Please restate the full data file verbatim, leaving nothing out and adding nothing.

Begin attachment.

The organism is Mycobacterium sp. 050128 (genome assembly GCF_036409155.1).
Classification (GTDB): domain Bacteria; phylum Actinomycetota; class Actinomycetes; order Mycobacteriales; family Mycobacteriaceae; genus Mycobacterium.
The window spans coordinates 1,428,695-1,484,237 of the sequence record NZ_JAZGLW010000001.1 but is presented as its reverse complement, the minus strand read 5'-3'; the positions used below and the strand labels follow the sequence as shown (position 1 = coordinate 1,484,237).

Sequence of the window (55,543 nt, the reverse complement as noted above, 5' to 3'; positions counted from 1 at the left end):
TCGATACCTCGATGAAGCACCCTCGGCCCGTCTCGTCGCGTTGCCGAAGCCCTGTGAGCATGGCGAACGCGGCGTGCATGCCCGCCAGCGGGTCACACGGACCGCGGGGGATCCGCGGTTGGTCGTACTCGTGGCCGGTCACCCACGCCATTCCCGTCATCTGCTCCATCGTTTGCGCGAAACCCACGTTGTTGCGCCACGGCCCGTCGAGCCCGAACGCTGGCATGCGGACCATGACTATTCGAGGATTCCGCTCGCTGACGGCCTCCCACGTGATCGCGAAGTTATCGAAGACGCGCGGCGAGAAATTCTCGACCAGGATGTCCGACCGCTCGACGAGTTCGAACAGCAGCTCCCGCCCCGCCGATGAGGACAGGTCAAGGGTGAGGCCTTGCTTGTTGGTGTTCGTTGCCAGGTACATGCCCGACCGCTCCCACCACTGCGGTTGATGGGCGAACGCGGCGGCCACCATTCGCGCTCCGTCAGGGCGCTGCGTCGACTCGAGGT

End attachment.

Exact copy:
The organism is Mycobacterium sp. 050128 (genome assembly GCF_036409155.1).
Classification (GTDB): domain Bacteria; phylum Actinomycetota; class Actinomycetes; order Mycobacteriales; family Mycobacteriaceae; genus Mycobacterium.
The window spans coordinates 1,428,695-1,484,237 of the sequence record NZ_JAZGLW010000001.1 but is presented as its reverse complement, the minus strand read 5'-3'; the positions used below and the strand labels follow the sequence as shown (position 1 = coordinate 1,484,237).

Sequence of the window (55,543 nt, the reverse complement as noted above, 5' to 3'; positions counted from 1 at the left end):
TCGATACCTCGATGAAGCACCCTCGGCCCGTCTCGTCGCGTTGCCGAAGCCCTGTGAGCATGGCGAACGCGGCGTGCATGCCCGCCAGCGGGTCACACGGACCGCGGGGGATCCGCGGTTGGTCGTACTCGTGGCCGGTCACCCACGCCATTCCCGTCATCTGCTCCATCGTTTGCGCGAAACCCACGTTGTTGCGCCACGGCCCGTCGAGCCCGAACGCTGGCATGCGGACCATGACTATTCGAGGATTCCGCTCGCTGACGGCCTCCCACGTGATCGCGAAGTTATCGAAGACGCGCGGCGAGAAATTCTCGACCAGGATGTCCGACCGCTCGACGAGTTCGAACAGCAGCTCCCGCCCCGCCGATGAGGACAGGTCAAGGGTGAGGCCTTGCTTGTTGGTGTTCGTTGCCAGGTACATGCCCGACCGCTCCCACCACTGCGGTTGATGGGCGAACGCGGCGGCCACCATTCGCGCTCCGTCAGGGCGCTGCGTCGACTCGAGGT